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Squirt flow in cracks with rough walls
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  • Simón Lissa,
  • Nicolás D. Barbosa,
  • Eva Caspari,
  • Yury Alkhimenkov,
  • Beatriz Quintal
Simón Lissa
Institute of Earth Sciences, University of Lausanne, Lausanne, Switzerland

Corresponding Author:simon.lissa@unil.ch

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Nicolás D. Barbosa
Department of Earth Sciences, University of Geneva, Geneva, Switzerland
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Eva Caspari
Chair of Applied Geophysics, Montanuniversity Leoben, Leoben, Austria
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Yury Alkhimenkov
Institute of Earth Sciences, University of Lausanne, Lausanne, Switzerland
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Beatriz Quintal
Institute of Earth Sciences, University of Lausanne, Lausanne, Switzerland
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We explore the impact of roughness in crack walls on the P-wave modulus dispersion and attenuation caused by squirt flow. For that, we numerically simulate oscillatory relaxation tests on models having interconnected cracks with both simple and intricate aperture distributions. Their viscoelastic responses are compared with those of models containing planar cracks but having the same hydraulic aperture as the rough wall cracks. In the absence of contact areas between crack walls, we found that three apertures affect the P-wave modulus dispersion and attenuation: the arithmetic mean, minimum and hydraulic apertures. We show that the arithmetic mean of the crack apertures controls the effective P-wave modulus at the low- and high-frequency limits, thus representing the mechanical aperture. The minimum aperture of the cracks tends to dominate the energy dissipation process, and consequently, the characteristic frequency. An increase in the confining pressure is emulated by uniformly reducing the crack apertures, which allows for the occurrence of contact areas. The contact area density and distribution play a dominant role in the stiffness of the model and, in this scenario, the arithmetic mean is not representative of the mechanical aperture. On the other hand, for a low percentage of minimum aperture or in presence of contact areas, the hydraulic aperture tends to control de characteristic frequency. Analysing the local energy dissipation, we can more specifically visualise that a different aperture controls the energy dissipation process at each frequency, which means that a frequency-dependent hydraulic aperture might describe the squirt flow process in cracks with rough walls.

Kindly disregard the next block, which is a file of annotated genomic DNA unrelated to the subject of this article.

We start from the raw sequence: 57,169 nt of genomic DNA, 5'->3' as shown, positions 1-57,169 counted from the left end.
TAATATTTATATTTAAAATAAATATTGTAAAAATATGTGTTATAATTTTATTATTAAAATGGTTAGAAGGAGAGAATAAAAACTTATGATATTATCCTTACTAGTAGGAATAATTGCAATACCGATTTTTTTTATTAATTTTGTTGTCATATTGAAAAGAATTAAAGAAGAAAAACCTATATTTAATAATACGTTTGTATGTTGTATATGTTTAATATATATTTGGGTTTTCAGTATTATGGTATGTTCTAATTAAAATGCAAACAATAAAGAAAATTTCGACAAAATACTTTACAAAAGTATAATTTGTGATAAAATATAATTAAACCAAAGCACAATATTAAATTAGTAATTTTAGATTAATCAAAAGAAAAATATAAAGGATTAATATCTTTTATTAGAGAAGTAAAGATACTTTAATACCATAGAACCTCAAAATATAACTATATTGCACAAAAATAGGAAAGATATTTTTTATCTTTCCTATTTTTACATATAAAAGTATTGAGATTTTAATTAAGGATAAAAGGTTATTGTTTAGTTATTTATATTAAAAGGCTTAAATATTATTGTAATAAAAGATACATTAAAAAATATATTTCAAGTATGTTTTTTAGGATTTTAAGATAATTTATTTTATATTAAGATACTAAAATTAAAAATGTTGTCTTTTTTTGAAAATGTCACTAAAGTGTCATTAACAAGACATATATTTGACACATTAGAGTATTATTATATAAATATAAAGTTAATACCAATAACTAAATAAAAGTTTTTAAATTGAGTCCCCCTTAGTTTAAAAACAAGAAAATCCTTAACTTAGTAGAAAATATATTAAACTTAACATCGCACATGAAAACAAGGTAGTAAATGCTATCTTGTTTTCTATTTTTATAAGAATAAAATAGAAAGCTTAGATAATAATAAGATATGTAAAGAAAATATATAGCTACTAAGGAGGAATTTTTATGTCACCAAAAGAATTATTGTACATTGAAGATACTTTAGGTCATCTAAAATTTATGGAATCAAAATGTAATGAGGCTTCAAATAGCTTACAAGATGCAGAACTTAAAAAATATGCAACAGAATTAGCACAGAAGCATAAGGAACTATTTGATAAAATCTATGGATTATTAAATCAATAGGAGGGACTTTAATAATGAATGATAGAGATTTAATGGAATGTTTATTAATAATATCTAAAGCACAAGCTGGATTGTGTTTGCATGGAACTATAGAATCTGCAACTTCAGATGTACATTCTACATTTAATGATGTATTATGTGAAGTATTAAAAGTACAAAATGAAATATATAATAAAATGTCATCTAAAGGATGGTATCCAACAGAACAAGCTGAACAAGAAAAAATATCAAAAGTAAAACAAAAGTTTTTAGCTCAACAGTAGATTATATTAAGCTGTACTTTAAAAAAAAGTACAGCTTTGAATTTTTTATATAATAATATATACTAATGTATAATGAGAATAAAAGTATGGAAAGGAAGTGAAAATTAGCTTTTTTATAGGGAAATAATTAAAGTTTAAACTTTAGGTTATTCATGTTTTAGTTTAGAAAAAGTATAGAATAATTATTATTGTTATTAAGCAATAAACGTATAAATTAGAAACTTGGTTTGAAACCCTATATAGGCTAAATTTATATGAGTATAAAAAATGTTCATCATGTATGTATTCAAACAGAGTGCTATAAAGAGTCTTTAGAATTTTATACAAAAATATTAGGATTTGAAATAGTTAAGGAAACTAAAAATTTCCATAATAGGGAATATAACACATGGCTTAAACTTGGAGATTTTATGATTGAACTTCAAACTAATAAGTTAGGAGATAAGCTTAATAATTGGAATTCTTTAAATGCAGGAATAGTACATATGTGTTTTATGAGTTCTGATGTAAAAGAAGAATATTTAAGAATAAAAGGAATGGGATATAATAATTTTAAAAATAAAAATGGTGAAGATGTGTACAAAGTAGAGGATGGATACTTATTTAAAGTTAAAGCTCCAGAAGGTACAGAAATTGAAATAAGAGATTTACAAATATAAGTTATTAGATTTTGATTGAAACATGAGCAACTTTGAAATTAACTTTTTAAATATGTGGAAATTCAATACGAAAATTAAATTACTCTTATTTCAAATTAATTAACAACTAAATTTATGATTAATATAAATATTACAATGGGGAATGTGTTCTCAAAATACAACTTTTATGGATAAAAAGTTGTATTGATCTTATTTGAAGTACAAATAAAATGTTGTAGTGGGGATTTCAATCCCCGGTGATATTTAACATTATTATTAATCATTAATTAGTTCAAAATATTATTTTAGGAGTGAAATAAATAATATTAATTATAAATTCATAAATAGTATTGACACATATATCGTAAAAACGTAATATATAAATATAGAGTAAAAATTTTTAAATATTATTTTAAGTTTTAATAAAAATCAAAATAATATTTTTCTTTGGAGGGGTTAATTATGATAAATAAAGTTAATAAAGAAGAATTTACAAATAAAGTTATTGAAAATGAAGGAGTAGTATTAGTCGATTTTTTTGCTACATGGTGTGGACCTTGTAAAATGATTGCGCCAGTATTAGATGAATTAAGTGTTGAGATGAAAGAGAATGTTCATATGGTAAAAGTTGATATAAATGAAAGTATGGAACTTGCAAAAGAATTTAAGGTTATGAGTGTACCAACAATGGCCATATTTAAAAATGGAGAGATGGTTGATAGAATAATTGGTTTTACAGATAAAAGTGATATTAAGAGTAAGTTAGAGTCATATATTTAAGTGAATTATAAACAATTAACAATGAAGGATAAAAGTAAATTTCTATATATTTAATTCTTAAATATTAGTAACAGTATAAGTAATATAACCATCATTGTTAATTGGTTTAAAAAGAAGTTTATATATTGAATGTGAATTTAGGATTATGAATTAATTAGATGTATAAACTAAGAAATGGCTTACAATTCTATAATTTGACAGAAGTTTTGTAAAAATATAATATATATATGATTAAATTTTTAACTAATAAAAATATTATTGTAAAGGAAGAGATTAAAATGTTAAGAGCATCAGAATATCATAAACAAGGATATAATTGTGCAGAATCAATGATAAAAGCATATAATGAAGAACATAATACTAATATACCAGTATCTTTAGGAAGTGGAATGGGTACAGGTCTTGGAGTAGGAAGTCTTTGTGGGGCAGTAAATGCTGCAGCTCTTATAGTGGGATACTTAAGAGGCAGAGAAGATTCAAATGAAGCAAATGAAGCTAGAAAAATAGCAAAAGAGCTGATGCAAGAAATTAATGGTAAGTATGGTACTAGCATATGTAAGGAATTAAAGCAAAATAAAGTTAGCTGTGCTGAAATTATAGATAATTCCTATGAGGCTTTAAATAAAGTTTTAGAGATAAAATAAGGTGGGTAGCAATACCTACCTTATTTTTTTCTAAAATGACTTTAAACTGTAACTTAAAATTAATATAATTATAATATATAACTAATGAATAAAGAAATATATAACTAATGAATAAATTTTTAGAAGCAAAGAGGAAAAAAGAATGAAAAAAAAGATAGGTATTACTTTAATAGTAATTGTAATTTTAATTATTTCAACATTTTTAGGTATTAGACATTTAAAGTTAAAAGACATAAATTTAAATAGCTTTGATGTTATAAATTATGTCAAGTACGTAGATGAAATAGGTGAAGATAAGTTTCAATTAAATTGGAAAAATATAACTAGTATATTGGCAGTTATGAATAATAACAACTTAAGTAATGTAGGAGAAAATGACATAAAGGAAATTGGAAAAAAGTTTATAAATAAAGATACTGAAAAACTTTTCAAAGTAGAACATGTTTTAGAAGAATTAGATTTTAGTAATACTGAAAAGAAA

Apr 2020Published in Journal of Geophysical Research: Solid Earth volume 125 issue 4. 10.1029/2019JB019235